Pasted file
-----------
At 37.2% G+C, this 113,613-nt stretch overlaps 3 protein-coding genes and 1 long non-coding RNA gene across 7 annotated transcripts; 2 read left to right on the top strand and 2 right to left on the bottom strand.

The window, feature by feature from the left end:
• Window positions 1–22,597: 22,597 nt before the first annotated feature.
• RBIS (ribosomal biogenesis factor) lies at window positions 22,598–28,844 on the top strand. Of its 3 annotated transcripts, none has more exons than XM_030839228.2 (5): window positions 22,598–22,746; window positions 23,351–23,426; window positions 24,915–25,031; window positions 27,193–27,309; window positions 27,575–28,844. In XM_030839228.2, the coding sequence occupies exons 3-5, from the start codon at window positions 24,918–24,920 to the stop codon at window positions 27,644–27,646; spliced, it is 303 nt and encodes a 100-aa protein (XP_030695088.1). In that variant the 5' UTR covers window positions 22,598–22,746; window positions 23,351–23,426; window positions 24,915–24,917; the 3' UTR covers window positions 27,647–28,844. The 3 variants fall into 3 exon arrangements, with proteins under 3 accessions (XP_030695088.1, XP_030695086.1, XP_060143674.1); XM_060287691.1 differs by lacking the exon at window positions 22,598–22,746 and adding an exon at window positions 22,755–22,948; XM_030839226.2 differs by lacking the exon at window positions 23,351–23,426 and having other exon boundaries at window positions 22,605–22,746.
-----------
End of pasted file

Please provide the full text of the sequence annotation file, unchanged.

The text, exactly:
At 37.2% G+C, this 113,613-nt stretch overlaps 3 protein-coding genes and 1 long non-coding RNA gene across 7 annotated transcripts; 2 read left to right on the top strand and 2 right to left on the bottom strand.

The window, feature by feature from the left end:
• Window positions 1–22,597: 22,597 nt before the first annotated feature.
• RBIS (ribosomal biogenesis factor) lies at window positions 22,598–28,844 on the top strand. Of its 3 annotated transcripts, none has more exons than XM_030839228.2 (5): window positions 22,598–22,746; window positions 23,351–23,426; window positions 24,915–25,031; window positions 27,193–27,309; window positions 27,575–28,844. In XM_030839228.2, the coding sequence occupies exons 3-5, from the start codon at window positions 24,918–24,920 to the stop codon at window positions 27,644–27,646; spliced, it is 303 nt and encodes a 100-aa protein (XP_030695088.1). In that variant the 5' UTR covers window positions 22,598–22,746; window positions 23,351–23,426; window positions 24,915–24,917; the 3' UTR covers window positions 27,647–28,844. The 3 variants fall into 3 exon arrangements, with proteins under 3 accessions (XP_030695088.1, XP_030695086.1, XP_060143674.1); XM_060287691.1 differs by lacking the exon at window positions 22,598–22,746 and adding an exon at window positions 22,755–22,948; XM_030839226.2 differs by lacking the exon at window positions 23,351–23,426 and having other exon boundaries at window positions 22,605–22,746.